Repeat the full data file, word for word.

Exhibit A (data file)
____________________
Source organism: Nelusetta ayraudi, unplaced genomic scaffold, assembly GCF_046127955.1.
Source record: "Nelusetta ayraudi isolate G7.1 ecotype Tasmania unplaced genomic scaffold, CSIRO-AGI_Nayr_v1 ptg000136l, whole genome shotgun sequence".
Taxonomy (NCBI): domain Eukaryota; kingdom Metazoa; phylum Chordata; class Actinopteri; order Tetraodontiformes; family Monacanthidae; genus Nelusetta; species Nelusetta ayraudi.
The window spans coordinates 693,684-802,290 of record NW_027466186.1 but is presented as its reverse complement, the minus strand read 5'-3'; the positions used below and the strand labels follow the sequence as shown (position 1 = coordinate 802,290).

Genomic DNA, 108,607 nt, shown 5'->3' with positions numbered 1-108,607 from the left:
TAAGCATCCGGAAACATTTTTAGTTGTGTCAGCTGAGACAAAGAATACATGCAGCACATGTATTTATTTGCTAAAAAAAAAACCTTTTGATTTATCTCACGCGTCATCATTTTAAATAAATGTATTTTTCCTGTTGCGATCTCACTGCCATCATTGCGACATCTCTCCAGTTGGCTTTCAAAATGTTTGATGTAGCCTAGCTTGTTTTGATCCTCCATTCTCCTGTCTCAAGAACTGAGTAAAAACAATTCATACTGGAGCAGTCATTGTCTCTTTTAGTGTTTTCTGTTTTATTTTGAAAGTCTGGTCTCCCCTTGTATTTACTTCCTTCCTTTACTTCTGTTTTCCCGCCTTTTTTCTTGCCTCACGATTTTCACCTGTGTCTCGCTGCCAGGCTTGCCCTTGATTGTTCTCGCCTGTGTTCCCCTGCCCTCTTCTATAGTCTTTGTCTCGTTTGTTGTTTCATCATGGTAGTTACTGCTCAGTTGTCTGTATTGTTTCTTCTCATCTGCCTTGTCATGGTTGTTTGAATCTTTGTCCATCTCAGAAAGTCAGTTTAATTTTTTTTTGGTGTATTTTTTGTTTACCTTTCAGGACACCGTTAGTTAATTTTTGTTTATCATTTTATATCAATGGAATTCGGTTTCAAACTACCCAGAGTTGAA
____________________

Source organism: Nelusetta ayraudi, unplaced genomic scaffold, assembly GCF_046127955.1.
Source record: "Nelusetta ayraudi isolate G7.1 ecotype Tasmania unplaced genomic scaffold, CSIRO-AGI_Nayr_v1 ptg000136l, whole genome shotgun sequence".
Taxonomy (NCBI): domain Eukaryota; kingdom Metazoa; phylum Chordata; class Actinopteri; order Tetraodontiformes; family Monacanthidae; genus Nelusetta; species Nelusetta ayraudi.
The window spans coordinates 693,684-802,290 of record NW_027466186.1 but is presented as its reverse complement, the minus strand read 5'-3'; the positions used below and the strand labels follow the sequence as shown (position 1 = coordinate 802,290).

Genomic DNA, 108,607 nt, shown 5'->3' with positions numbered 1-108,607 from the left:
TAAGCATCCGGAAACATTTTTAGTTGTGTCAGCTGAGACAAAGAATACATGCAGCACATGTATTTATTTGCTAAAAAAAAAACCTTTTGATTTATCTCACGCGTCATCATTTTAAATAAATGTATTTTTCCTGTTGCGATCTCACTGCCATCATTGCGACATCTCTCCAGTTGGCTTTCAAAATGTTTGATGTAGCCTAGCTTGTTTTGATCCTCCATTCTCCTGTCTCAAGAACTGAGTAAAAACAATTCATACTGGAGCAGTCATTGTCTCTTTTAGTGTTTTCTGTTTTATTTTGAAAGTCTGGTCTCCCCTTGTATTTACTTCCTTCCTTTACTTCTGTTTTCCCGCCTTTTTTCTTGCCTCACGATTTTCACCTGTGTCTCGCTGCCAGGCTTGCCCTTGATTGTTCTCGCCTGTGTTCCCCTGCCCTCTTCTATAGTCTTTGTCTCGTTTGTTGTTTCATCATGGTAGTTACTGCTCAGTTGTCTGTATTGTTTCTTCTCATCTGCCTTGTCATGGTTGTTTGAATCTTTGTCCATCTCAGAAAGTCAGTTTAATTTTTTTTTGGTGTATTTTTTGTTTACCTTTCAGGACACCGTTAGTTAATTTTTGTTTATCATTTTATATCAATGGAATTCGGTTTCAAACTACCCAGAGTTGAA